Exactly how much information the government withholds is largely unknown and difficult to calculate. The government’s Information Security Oversight Office annual report claims that executive agencies reported 23,421,098 combined classification decisions in 2008. The irony of this staggering pile of secret documents is that any act of omission, while perceived by some as a grave injustice, cannot truly impact us until we finally learn that we haven’t learned what we had wanted to. However, thanks to the Freedom of Information Act (FOIA) of 1966, citizens have been granted the opportunity to request “secret” government records.
FOIA, though passed to counteract overly and arbitrarily secretive government agencies, ironically ended up setting the stage for the black mark redaction process, which has become the infamous symbol of government secrecy. If government bureaucrats deem some portion of a requested record secret—pursuant to a list of nine FOIA exemptions, which include personal privacy, national security, and others—then they will expunge those segments. In most cases, this has meant turning them black. The redaction process is not part of a secrecy law, but an information-access law.
The Act Of Redaction
Perhaps no group is more perplexed about the gap between perceptions and reality of government secrecy than the government’s FOIA officers.
The Freedom of Information Act, born in 1966, during Lyndon Johnson’s presidency, provides FOIA officers with a set of bureaucratic codes that seeks to standardize the flow of government information. And to the best of their ability, these bureaucrats use the word of the law itself, in addition to an annual FOIA manual from the Department of Justice and conversations with departments who have created requested documents, to interpret and assess FOIA requests.
Before FOIA, government officials could act capriciously when it came to information access and public requests. Agencies had the power to arbitrarily decide what information to release, when and to whom, largely because of the absence of any policy, law, or code that would structure this flow of information to the public. As an access policy, FOIA is part of a larger established framework that assesses levels of access or confidentiality of documents according to a given reader’s status. This area of bureaucratic code was actually established to regulate the flow of information between bureaucratic offices, not to help members of the public learn about government activities. As government bureaucracy grew, particularly during the first half of the twentieth century, this assemblage of laws became necessary to ensure efficient operations of the federal government—one of the largest and perhaps most unwieldy organizations in the world. Essentially, FOIA provides regular citizens with a small space inside the bureaucracy—or, put differently, the government is not exactly being made public through FOIA so much as the public is technically being “made government.”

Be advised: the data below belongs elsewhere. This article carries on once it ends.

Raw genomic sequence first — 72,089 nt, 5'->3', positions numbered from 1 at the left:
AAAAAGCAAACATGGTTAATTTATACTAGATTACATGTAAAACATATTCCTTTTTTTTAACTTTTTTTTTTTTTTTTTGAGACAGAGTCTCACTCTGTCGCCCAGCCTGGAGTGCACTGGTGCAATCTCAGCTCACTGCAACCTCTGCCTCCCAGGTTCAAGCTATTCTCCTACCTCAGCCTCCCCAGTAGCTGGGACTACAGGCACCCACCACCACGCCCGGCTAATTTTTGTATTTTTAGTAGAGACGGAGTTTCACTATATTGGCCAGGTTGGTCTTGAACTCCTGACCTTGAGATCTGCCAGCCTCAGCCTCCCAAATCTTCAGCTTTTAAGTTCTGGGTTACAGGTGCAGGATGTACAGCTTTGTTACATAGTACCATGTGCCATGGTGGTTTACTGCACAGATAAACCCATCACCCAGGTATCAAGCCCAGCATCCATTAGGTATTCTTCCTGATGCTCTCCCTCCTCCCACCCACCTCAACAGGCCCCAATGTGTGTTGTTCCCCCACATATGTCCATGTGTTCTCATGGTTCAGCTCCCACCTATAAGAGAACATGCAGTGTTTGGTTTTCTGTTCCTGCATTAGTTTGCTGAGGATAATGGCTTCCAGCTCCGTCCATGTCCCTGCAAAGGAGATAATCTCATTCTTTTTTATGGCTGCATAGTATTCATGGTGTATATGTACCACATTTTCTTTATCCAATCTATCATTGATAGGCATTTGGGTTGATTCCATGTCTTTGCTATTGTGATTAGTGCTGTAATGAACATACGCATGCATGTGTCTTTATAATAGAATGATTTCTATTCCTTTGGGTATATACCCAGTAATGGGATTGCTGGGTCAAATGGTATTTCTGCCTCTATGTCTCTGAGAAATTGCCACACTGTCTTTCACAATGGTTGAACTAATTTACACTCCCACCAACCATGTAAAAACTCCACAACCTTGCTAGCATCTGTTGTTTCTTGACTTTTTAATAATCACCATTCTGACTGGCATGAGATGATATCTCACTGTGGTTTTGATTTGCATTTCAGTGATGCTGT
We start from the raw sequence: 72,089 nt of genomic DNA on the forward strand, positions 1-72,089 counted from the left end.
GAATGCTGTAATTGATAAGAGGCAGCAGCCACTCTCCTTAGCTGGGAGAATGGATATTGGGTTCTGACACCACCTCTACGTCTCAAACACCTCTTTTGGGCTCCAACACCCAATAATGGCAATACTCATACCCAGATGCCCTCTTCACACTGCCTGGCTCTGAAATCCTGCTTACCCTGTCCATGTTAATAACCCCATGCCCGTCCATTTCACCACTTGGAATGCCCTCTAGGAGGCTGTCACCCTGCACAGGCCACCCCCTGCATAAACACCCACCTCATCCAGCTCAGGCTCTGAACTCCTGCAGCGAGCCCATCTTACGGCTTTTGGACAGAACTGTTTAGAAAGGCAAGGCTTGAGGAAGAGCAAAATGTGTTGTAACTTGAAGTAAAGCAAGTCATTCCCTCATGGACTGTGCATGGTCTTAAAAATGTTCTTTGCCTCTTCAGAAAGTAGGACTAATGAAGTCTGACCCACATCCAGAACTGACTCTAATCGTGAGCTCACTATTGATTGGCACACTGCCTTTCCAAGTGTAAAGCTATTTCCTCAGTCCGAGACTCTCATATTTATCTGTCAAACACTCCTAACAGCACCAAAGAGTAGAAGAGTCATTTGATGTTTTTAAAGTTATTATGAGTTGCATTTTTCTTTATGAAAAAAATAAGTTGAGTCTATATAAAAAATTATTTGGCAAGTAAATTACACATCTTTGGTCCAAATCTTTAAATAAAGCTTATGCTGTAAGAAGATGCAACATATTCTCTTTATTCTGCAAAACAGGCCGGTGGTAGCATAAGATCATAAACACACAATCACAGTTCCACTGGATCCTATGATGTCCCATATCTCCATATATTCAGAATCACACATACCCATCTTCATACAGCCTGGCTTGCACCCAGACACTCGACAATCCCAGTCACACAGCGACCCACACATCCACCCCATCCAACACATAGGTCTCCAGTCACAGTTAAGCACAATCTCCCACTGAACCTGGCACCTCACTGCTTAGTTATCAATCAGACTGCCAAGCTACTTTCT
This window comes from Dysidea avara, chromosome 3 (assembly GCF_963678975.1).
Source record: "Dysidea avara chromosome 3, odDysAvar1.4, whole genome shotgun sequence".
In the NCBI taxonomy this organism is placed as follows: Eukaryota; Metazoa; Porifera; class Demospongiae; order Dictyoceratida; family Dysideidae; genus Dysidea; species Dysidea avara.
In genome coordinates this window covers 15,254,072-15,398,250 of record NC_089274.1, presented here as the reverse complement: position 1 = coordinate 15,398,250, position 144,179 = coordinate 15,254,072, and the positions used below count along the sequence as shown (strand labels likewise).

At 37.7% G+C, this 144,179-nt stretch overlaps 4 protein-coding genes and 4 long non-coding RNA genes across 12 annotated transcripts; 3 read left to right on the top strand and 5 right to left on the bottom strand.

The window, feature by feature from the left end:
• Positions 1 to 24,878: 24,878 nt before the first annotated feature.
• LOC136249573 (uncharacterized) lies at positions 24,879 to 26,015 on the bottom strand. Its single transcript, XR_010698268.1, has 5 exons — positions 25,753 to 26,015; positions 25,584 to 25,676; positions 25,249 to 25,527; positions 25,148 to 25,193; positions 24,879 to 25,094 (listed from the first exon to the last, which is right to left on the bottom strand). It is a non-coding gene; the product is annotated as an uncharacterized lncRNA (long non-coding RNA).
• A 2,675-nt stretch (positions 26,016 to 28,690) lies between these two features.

FOIA requesters do not ask the government questions and get answers. Instead, they must request specific records. In a sense, this system works like an extension of clerical duties. An FOIA officer must, by legal obligation, fetch requested files for the public, and then figure out whether or not the requester—part of a group that potentially consists of everyone in the world who isn’t working in the capacity of a government agency—has proper clearance to put their hands on the record.
In 1966, the original version of FOIA never intended to put bureaucrats through the exercise of black marker redaction. In its first iteration, if some portion of a document was classified as secret, then the whole document was secret and could not be passed on to the requester. As a result of this unforeseen consequence and other technical issues, FOIA was comparatively ineffectual in its first decade compared to its present form. It took a series of FOIA amendments and legal precedents to rectify many of these situations.
Added as part of a 1974 amendment, FOIA now requires that “any reasonably segregable portion of a record shall be provided to any person requesting such a record after deletion of the portions which are exempt.” This provision was designed to shift exemptions from entire documents to specific segments within documents, effectively creating the practice of black marker redaction as we know it today. In training manuals and court precedents, the bureaucratic concern with redaction is not, as many might suspect, about whether FOIA requesters might conceivably read between the lines of the black marker, but instead about whether, after redaction, the record any longer carries meaning.
The purpose of the redaction amendment was to counter bureaucratic practices of excessive secrecy by, according to then Attorney General William Saxbe, “prevent[ing] the withholding of entire [records] merely because portions of them are exempt, and to require the release of nonexempt portions.” But upon passing this amendment, the next problem became how to ensure that redaction would be used properly. According to the Department of Justice’s current FOIA Training Manual, “Segments of information, if disclosed, must have some meaning,” which is clear enough; there is no point in reading a random string of words between blacked-out secrets. One early court challenge to redaction in 1977 ruled that “the focus of the FOIA is information, not documents,” and “non-exempt portions of a document must be disclosed unless they are inextricably intertwined with exempt portions.” These points reassert that non-redacted segments of released records need to be able to tell us something in between the redacted segments, otherwise they should also be redacted, since they possess no information. For example, just because the word the is not exempt under FOIA doesn’t mean that it shouldn’t be redacted in the middle of a confidential sentence. On its own, the has no meaning. Put another way, the Department of Justice’s FOIA Update, a journal for bureaucrats to keep abreast of recent FOIA rulings and codes, tells us, “The primary consideration [of redaction] should be the ‘informational value’ of what can be disclosed.”